Government Guidelines and Unintended Consequences
Sometimes government guidelines can have unintended consequences.
Government travel guidelines:
At a networking reception, the General Services Administration spent $1900 on 400 “petit beef Wellington” snacks and $2000 on 400 “mini Monte Cristo sandwiches” and it (sort of) all made sense.
Called the government’s personal shopper by one journalist, the General Services Administration (G.S.A) is an independent federal agency that does some of the purchasing and building management for other government agencies. The uproar though, is over money that it spent on itself–close to $822,000–at a Las Vegas training conference for 300 people during 2010.
I checked the G.S.A. website for travel guidelines. There appears to be a lodging cost per diem limit of $99 for Las Vegas. According to all news articles, conference planners adhered to lodging cost constraints. From what I could discern, though, award ceremonies had no such ceilings. So the rooms were inexpensive. The unintended consequence? The catered award ceremonies were extravagant.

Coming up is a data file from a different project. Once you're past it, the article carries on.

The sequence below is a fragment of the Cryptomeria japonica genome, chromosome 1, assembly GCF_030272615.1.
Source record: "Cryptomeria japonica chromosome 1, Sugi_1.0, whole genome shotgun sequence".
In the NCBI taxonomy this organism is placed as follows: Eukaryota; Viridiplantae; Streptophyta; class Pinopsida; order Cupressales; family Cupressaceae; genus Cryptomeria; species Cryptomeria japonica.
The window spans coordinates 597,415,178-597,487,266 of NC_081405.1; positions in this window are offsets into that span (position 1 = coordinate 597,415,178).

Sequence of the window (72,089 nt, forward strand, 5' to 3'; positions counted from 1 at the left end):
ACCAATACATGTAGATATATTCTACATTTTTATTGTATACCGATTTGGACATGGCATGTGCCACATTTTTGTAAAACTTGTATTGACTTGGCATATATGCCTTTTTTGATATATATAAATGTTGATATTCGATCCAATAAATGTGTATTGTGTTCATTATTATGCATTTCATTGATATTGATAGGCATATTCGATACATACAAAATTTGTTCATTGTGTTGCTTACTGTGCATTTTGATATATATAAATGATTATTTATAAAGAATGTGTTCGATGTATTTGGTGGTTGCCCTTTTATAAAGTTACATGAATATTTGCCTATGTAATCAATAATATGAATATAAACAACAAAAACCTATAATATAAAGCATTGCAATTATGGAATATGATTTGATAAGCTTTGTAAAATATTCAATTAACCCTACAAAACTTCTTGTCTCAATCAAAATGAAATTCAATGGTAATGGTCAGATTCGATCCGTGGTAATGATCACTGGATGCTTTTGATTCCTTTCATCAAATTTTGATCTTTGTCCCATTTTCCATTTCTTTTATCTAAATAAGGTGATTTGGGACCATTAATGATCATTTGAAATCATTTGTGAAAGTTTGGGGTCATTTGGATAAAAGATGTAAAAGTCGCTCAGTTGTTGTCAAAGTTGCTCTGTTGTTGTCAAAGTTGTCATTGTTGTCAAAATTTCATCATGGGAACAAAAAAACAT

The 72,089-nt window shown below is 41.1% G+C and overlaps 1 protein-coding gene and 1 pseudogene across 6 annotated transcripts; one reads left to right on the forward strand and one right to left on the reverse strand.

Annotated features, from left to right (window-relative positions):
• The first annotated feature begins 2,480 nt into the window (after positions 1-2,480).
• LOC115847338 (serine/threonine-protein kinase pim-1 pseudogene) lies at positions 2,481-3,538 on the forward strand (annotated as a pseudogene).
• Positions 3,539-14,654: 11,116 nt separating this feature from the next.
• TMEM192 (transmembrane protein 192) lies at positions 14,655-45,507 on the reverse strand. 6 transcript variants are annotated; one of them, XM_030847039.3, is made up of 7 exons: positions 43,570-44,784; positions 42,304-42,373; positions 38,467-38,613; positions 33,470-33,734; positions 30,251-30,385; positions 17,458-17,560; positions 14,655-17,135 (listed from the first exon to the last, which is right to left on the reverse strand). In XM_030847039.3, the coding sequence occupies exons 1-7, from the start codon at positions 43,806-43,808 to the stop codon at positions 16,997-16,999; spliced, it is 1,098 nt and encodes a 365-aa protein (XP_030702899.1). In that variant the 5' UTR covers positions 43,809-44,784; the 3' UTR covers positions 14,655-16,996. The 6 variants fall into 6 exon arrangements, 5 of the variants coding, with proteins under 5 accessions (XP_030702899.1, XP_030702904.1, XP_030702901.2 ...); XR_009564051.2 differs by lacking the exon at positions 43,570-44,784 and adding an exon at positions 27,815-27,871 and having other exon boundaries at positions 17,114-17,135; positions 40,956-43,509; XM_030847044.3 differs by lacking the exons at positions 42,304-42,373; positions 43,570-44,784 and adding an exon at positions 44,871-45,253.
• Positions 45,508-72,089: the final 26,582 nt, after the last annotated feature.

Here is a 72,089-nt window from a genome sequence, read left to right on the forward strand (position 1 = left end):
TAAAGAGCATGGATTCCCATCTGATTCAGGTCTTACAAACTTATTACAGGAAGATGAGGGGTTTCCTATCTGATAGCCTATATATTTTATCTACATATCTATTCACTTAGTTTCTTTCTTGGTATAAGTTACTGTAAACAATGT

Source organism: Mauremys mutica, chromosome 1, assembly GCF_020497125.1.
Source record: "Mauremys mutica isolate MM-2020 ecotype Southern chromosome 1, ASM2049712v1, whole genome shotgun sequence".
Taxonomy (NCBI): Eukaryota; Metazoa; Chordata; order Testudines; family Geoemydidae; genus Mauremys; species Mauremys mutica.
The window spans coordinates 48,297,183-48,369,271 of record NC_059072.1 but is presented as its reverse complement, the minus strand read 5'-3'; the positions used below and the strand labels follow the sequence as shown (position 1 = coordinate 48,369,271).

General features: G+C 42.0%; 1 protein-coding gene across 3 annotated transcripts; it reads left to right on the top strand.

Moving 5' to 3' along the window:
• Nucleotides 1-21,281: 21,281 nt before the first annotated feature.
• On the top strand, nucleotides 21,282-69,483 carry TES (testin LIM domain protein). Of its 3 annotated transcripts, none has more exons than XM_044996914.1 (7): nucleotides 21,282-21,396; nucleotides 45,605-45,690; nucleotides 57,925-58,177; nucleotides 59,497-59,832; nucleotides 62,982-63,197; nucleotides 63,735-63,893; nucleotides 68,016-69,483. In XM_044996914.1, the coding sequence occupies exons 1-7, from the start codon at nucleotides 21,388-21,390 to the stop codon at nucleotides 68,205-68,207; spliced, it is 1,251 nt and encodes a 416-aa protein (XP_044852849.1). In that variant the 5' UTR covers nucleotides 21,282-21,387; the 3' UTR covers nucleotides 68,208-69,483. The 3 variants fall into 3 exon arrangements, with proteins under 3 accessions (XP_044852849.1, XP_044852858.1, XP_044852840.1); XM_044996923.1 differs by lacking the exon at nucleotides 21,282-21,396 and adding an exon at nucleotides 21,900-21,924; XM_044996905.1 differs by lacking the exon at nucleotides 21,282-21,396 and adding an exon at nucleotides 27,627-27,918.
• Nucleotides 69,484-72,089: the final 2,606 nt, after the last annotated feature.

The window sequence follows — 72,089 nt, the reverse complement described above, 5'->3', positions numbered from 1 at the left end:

Government nail guidelines:
For my class discussion of unintended consequences, a 9/10/90 New Yorker article about factory quotas in the former Soviet Union by economist Robert Heilbroner is perfect. As he described it, “If the output of nails was determined by their number, factories produced huge numbers of pinlike nails; if by weight, smaller numbers of very heavy nails. The satiric magazine Krokodil once ran a cartoon of a factory manager proudly displaying his record output, a single gigantic nail suspended from a crane.”
The bottom line: Whether looking at guidelines for health care, financial regulation, travel expenses or nail production, it is tough to shape human behavior because unpredicted incentives always seem to create unintended consequences.